Earlier this summer, my friends and I took a road trip that went from Massachusetts to Austin, Texas, with a million stops in between. I saw amber waves of grain, purple mountains majesty and, most importantly, Dollywood. On the very last leg of our road trip, from Philadelphia to New York (“Where the girls are pretty but they just want to know your name”) to either go home or see various significant others, we listened to Bruce Springsteen.
It was the perfect end to the Great American Road trip because Bruce is the Great American Songwriter. This fact is indisputable. While hailed as a New Dylan upon his start, Springsteen is able to capture a feeling that Dylan can’t. Dylan deals with the interior and cerebral, while Bruce tells a story. Each of his songs is a character study about a restless youth in a run down town with nothing to do but fall in love.
From the opening notes of “Born in the USA,” to the ending song, “My Hometown,” it’s entirely impossible to not feel passionate. The genius of Bruce, and Born in the USA in particular, is that this ambiguous sense of passion isn’t for one issue in particular but for living, in general, which sounds entirely ridiculous and cheesy and far too earnest but it’s also entirely true. Just try it. Listen to Born in the USA and try not love being alive. Even “being born in a dead man’s town,” as Bruce sings to open the album, doesn’t seem all that bad in the end just because you get to experience it all, just because, in the end you’re still a “cool rocking Daddy in the USA.”
Born in the USA was a strange evolutionary turn for Bruce. In 1982’s breathtakingly amazing Nebraska, he seemed to abandon his brothers in the E Street Band and set out on a path of stark minimalist beauty. But the boys in the band come roaring back with the polished Born in the USA and it’s their power that gives Bruce’s stories strength. Every song on the album sounds as if there is an army behind it and you can almost feel the band’s sense of camaraderie, which is only bolstered by Born in the USA‘s squeaky clean production.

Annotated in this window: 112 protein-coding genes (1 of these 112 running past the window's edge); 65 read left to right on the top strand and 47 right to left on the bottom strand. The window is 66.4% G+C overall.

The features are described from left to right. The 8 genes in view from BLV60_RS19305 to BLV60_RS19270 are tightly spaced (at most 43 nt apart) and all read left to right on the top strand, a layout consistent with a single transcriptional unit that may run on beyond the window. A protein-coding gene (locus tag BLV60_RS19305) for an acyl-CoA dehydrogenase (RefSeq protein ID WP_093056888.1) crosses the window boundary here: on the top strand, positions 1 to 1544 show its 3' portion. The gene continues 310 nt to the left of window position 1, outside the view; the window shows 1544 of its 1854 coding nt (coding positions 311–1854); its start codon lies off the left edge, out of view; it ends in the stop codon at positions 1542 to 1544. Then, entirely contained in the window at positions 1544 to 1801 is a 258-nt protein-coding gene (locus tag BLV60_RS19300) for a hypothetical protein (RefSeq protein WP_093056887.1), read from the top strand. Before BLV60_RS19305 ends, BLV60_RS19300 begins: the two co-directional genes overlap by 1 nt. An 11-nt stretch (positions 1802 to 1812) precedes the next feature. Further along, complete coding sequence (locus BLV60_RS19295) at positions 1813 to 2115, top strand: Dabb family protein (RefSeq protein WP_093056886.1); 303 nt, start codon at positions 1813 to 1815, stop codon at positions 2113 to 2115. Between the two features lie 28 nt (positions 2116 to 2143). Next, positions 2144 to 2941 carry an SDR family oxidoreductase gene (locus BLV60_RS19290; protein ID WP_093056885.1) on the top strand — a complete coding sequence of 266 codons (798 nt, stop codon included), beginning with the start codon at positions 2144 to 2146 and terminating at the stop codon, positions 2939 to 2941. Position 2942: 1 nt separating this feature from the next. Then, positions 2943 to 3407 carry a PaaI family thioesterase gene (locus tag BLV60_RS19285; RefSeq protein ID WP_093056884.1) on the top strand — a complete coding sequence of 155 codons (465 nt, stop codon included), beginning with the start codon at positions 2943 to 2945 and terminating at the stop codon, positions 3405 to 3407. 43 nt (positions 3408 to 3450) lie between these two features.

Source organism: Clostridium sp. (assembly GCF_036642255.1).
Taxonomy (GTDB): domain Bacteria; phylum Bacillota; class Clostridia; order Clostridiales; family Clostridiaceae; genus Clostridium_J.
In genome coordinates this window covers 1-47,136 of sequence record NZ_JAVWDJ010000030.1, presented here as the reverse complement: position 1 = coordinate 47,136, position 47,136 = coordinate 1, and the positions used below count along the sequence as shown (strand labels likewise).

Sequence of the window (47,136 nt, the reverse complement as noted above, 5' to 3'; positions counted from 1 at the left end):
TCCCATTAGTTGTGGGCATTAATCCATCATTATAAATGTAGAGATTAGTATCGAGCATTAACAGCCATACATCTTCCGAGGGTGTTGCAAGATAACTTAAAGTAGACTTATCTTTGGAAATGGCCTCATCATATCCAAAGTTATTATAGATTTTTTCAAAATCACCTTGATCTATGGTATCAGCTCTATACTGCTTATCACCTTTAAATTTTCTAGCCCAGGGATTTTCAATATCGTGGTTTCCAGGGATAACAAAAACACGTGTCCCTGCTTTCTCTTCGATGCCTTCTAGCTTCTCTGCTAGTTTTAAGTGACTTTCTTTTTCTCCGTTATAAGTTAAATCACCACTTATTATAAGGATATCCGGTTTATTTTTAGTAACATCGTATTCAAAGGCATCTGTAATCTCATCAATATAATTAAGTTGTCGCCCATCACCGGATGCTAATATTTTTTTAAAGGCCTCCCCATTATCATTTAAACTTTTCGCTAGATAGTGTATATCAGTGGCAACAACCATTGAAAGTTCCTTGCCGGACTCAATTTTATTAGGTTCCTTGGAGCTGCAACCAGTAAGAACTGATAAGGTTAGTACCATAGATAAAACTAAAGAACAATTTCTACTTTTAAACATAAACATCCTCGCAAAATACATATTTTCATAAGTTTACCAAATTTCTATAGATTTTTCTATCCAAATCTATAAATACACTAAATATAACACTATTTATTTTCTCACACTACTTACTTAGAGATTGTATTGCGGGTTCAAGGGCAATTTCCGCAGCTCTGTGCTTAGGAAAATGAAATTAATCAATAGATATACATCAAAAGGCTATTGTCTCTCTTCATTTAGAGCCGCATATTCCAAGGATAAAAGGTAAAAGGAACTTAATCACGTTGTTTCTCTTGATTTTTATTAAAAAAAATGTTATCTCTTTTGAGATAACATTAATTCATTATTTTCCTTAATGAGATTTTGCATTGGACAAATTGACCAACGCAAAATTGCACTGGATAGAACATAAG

Detractors may complain that the sound is too slick for the blue-collar stories that make up the album, but the production is not unlike Bruce’s own style of storytelling. An oft-lauded lyricist, Bruce has the ability to be poetic without being obscure. He sings what he means and leaves little to the imagination but puts it in such a way that it doesn’t matter that he is not dealing in complicated metaphors.
Yet, Bruce is far from mindlessly simple, as evidenced by the misappropriation of the title track for Ronald Reagan’s 1984 reelection bid. Reagan ignored the lyrics about a disaffected Vietnam vet, playing up the happy-go-lucky sounding chorus. There is sadness that pervades the record, even if the underlying music belies that melancholia. The stories speak of freedom, yet that freedom wouldn’t be necessary if there wasn’t also a need to escape. In “Darlington County,” Bruce sings of two friends who go to look for work, driving “800 miles without seeing a cop.” Bruce, as narrator, loses his friend along the way and, while hitting the open road with his girl, sees his friend “handcuffed to the bumper of the state trooper’s Ford.” Escapism is the goal, while being sidelined by reality is a constant threat.
But love is Bruce’s escape. In “Working on the Highway,” he sings of a man working on the chain gang for running away with the girl who “looked straight back.” It’s the idea of a better life that keeps him sane. “Someday mister I’m gonna lead a better life than this,” he sings. In “I’m on Fire,” a gorgeous song in stark contrast to the bombast of the rest album, it is only the girl that can quench his insatiable. “Only you can cool my desire,” he sings.
And as we sat in traffic on the New Jersey Turnpike, having one of those discussions that can only be had after a two week road trip, the four of us spoke about Bruce as if we knew him. We discussed what he would be like to hang out with, what kinds of jokes he would make, what beer he drank. And that’s the greatest thing about Bruce, and specifically Born in the USA. By listening to him you feel like you know. You can grow up in Worcester or Northampton or Philadelphia or Dickinson and simply by listening to Bruce, you know what it’s like to be a down and out kid in New Jersey just trying to get by. We, including the two males (one heterosexual, one not so much), concluded our Bruce-a-thon by deciding that we all wanted to sleep with him. My friend Tommy Button (who also claims he is going to move to New Jersey and live in a Bruce song) summed up the conversation, saying, “If you didn’t orgasm, it was because Bruce Springsteen didn’t want you to!” Right you are, Tommy, right you are.
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